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three o'clock, he returned to writing and other business. If his health permitted, during the latter part of the afternoon he took an excursion in the open air,—an excursion which he was unwilling to omit even in unfavorable weather, but which, to save time and shun observation, he often took in the evening. While at Wittemberg, after his marriage, when he had a carriage at command, he usually took a short ride with his friend Schöckh, in the open air, in the course of the afternoon. During the earlier part of his residence at Dresden, in compliance with the precepts of physicians and in obedience to the universal prescription so much extolled by Klopstock, he substituted riding on horseback for walking, being furnished with a surefooted horse out of the royal stables for this purpose, but after the breaking of his leg in 1803, he could never be induced to mount a horse again, though he was earnestly intreated to do so, especially by his beloved brotherin-law, Lieut.General Baron v.Thielmann, who promised to be his faithful guardian, and a compliance with the request would doubtless have prolonged his valuable life. He always found these excursions invigorating and refreshing, and well calculated to prepare him for the enjoyment, if not of a painless and undisturbed, yet of a tolerable night's
In the summer, which Reinhard generally spent at his residence in Wilsdruf one of the suburbs of Dresden, he used to walk for an hour about six or seven in the evening, up and down in his garden. Susceptible as he was of all the beauties of nature, he considered this a most delightful retreat. Here he was surrounded with the choicest of Flora's children, collected together from all climates, each in its proper place inviting him to silent contemplation, especially the pink, carnation and tulip, with whose ever varying beauties he was particularly delighted. In one part of it, there was a circular arch, formed of the thick foliage of leaves, in the midst of which there was a living spring. Here, beneath the cooling shade, during the warm evenings of summer, the tea-table was set, around which, a few confidential friends united in social intercourse. On the one hand, it was adorned with works of art, on the other with an apiary and its busy inmates.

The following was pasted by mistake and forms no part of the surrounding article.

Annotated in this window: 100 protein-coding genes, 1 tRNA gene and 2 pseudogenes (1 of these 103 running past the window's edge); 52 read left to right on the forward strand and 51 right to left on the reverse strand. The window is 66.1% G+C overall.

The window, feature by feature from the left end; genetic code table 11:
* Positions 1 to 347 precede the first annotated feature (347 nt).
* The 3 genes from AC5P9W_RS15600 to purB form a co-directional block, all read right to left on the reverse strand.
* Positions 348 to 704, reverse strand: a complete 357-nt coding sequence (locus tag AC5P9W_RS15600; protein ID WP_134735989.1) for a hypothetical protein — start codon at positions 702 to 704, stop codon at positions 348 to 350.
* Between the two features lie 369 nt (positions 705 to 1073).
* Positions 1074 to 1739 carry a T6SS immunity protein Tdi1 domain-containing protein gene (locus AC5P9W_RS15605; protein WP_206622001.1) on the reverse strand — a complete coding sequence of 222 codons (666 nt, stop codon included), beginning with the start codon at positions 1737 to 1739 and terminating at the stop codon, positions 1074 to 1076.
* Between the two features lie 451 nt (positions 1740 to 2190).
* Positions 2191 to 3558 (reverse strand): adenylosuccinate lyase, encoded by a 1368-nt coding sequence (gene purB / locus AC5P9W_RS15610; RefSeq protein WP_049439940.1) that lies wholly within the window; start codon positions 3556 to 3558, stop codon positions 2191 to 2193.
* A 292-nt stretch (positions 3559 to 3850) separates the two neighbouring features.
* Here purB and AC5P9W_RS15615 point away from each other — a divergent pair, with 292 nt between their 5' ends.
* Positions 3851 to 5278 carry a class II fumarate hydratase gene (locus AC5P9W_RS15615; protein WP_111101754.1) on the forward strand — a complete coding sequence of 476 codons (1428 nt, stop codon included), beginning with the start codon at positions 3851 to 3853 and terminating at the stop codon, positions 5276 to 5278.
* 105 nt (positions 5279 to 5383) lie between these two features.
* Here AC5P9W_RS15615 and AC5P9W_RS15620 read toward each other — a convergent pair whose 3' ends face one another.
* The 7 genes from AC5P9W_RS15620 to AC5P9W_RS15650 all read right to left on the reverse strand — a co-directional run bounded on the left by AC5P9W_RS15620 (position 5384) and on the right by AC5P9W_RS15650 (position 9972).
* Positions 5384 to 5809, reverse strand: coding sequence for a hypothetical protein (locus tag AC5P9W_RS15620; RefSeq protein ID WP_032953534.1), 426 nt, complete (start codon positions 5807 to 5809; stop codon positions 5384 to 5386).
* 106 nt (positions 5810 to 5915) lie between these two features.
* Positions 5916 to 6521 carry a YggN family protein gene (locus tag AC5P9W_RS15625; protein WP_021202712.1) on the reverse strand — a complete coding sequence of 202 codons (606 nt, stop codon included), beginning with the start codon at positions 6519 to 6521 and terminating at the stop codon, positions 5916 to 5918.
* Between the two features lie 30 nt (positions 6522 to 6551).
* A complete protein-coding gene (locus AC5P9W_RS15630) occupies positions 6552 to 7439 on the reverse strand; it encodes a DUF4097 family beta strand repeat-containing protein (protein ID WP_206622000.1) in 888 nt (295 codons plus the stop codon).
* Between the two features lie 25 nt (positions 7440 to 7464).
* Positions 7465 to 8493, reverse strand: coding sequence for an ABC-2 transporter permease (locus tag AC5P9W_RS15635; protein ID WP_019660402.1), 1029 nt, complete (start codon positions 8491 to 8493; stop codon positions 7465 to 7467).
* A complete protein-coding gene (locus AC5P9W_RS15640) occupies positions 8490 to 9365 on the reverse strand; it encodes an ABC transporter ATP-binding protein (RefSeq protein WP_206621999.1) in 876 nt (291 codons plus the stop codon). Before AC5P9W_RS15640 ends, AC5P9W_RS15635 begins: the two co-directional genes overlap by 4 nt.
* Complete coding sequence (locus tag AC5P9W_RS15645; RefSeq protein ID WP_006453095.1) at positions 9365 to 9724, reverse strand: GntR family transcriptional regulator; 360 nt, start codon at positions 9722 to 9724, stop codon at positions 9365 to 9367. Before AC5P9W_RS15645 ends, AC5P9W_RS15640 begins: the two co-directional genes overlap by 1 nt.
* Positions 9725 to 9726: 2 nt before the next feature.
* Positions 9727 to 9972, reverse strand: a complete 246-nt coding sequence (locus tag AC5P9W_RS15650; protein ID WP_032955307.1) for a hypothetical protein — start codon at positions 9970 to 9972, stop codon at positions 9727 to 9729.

Not far off, stood a green house, in which there was
When Reinhard had no guests to wait upon, he usually passed the evening in reading or writing in his study, almost always pursuing the same order, until about eight o'clock; when he was called to his frugal repast. During this time, he wrote his more important letters. Those of his letters relating merely to visits and the duties of his office, he dispatched in those fragments of time which others idle away.